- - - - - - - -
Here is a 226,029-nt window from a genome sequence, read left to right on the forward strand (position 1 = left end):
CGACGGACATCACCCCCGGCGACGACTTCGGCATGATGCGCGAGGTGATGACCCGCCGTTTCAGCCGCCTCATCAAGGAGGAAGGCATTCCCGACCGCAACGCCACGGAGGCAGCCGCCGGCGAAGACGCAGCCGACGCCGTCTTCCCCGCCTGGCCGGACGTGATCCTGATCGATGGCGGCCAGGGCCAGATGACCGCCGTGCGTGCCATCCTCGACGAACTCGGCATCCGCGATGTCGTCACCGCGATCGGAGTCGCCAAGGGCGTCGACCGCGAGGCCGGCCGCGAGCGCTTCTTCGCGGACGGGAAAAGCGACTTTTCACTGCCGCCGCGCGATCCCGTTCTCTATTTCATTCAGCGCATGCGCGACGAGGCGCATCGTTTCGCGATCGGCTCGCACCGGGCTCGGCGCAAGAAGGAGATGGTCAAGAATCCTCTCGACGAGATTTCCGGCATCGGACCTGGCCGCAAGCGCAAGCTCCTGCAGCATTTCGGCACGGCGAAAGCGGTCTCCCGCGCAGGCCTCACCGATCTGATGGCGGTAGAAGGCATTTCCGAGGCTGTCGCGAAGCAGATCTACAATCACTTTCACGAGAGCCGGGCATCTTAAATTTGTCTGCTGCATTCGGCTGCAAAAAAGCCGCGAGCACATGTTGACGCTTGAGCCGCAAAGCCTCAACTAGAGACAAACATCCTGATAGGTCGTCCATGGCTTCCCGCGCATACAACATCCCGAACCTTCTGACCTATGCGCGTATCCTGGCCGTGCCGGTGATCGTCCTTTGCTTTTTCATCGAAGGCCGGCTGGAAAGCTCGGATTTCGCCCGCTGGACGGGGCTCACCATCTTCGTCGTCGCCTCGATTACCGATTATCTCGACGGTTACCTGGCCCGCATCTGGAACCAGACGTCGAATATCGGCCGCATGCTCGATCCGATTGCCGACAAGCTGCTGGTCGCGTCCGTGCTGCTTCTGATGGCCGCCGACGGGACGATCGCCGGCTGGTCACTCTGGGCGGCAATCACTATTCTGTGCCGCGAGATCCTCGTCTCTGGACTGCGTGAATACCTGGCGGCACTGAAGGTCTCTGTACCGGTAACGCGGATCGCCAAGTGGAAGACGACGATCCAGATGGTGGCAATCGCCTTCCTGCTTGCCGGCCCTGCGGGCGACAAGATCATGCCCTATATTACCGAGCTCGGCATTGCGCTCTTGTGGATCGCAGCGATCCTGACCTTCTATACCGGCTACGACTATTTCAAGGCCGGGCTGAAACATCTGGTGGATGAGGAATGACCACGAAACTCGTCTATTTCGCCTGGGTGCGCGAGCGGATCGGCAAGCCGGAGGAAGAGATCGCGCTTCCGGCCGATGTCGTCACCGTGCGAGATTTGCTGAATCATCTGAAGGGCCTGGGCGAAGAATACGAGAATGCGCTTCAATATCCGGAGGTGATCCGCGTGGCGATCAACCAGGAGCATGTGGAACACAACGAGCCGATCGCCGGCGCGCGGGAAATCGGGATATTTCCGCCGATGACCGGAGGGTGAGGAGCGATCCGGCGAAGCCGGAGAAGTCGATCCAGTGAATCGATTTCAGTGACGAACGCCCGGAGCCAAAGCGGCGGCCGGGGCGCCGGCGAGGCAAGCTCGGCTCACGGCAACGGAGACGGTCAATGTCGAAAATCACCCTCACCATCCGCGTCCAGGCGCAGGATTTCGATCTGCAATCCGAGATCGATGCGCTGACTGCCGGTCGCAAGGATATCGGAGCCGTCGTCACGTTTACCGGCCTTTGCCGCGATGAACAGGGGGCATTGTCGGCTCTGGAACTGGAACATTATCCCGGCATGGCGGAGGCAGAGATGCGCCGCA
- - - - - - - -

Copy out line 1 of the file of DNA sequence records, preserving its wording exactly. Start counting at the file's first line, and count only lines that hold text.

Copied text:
Here is a 226,029-nt window from a genome sequence, read left to right on the forward strand (position 1 = left end):